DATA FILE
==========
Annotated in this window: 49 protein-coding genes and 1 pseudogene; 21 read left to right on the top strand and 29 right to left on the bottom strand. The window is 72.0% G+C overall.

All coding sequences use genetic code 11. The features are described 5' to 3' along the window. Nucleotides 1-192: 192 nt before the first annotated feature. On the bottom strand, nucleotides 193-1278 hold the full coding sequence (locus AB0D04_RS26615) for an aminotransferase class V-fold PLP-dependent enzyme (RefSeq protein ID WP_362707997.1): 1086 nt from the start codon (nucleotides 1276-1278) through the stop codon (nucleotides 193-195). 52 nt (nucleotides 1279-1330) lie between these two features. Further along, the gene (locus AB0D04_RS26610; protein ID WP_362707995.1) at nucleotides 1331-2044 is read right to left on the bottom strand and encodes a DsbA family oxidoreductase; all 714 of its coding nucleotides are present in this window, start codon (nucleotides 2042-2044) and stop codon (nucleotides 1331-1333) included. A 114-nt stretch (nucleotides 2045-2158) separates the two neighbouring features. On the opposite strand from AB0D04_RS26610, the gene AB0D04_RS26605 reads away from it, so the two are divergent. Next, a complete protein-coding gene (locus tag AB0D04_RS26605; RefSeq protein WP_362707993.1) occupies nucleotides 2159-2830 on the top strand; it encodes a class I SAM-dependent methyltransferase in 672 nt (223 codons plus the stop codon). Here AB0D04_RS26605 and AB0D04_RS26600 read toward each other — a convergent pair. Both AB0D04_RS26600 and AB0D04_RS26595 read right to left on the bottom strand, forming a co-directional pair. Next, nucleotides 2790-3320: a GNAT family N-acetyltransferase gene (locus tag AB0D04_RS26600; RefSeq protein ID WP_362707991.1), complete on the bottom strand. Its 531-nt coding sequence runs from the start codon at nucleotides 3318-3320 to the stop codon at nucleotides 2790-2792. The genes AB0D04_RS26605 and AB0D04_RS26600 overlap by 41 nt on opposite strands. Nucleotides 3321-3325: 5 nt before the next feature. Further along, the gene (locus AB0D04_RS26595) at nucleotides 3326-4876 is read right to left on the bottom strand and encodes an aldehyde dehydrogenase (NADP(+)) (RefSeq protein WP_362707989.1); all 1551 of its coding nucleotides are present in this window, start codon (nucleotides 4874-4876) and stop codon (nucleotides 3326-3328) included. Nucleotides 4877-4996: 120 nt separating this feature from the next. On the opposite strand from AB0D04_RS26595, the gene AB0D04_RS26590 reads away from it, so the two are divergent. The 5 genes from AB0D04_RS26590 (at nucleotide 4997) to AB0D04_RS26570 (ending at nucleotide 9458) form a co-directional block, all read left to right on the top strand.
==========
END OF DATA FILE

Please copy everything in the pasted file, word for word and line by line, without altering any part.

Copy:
Annotated in this window: 49 protein-coding genes and 1 pseudogene; 21 read left to right on the top strand and 29 right to left on the bottom strand. The window is 72.0% G+C overall.

All coding sequences use genetic code 11. The features are described 5' to 3' along the window. Nucleotides 1-192: 192 nt before the first annotated feature. On the bottom strand, nucleotides 193-1278 hold the full coding sequence (locus AB0D04_RS26615) for an aminotransferase class V-fold PLP-dependent enzyme (RefSeq protein ID WP_362707997.1): 1086 nt from the start codon (nucleotides 1276-1278) through the stop codon (nucleotides 193-195). 52 nt (nucleotides 1279-1330) lie between these two features. Further along, the gene (locus AB0D04_RS26610; protein ID WP_362707995.1) at nucleotides 1331-2044 is read right to left on the bottom strand and encodes a DsbA family oxidoreductase; all 714 of its coding nucleotides are present in this window, start codon (nucleotides 2042-2044) and stop codon (nucleotides 1331-1333) included. A 114-nt stretch (nucleotides 2045-2158) separates the two neighbouring features. On the opposite strand from AB0D04_RS26610, the gene AB0D04_RS26605 reads away from it, so the two are divergent. Next, a complete protein-coding gene (locus tag AB0D04_RS26605; RefSeq protein WP_362707993.1) occupies nucleotides 2159-2830 on the top strand; it encodes a class I SAM-dependent methyltransferase in 672 nt (223 codons plus the stop codon). Here AB0D04_RS26605 and AB0D04_RS26600 read toward each other — a convergent pair. Both AB0D04_RS26600 and AB0D04_RS26595 read right to left on the bottom strand, forming a co-directional pair. Next, nucleotides 2790-3320: a GNAT family N-acetyltransferase gene (locus tag AB0D04_RS26600; RefSeq protein ID WP_362707991.1), complete on the bottom strand. Its 531-nt coding sequence runs from the start codon at nucleotides 3318-3320 to the stop codon at nucleotides 2790-2792. The genes AB0D04_RS26605 and AB0D04_RS26600 overlap by 41 nt on opposite strands. Nucleotides 3321-3325: 5 nt before the next feature. Further along, the gene (locus AB0D04_RS26595) at nucleotides 3326-4876 is read right to left on the bottom strand and encodes an aldehyde dehydrogenase (NADP(+)) (RefSeq protein WP_362707989.1); all 1551 of its coding nucleotides are present in this window, start codon (nucleotides 4874-4876) and stop codon (nucleotides 3326-3328) included. Nucleotides 4877-4996: 120 nt separating this feature from the next. On the opposite strand from AB0D04_RS26595, the gene AB0D04_RS26590 reads away from it, so the two are divergent. The 5 genes from AB0D04_RS26590 (at nucleotide 4997) to AB0D04_RS26570 (ending at nucleotide 9458) form a co-directional block, all read left to right on the top strand.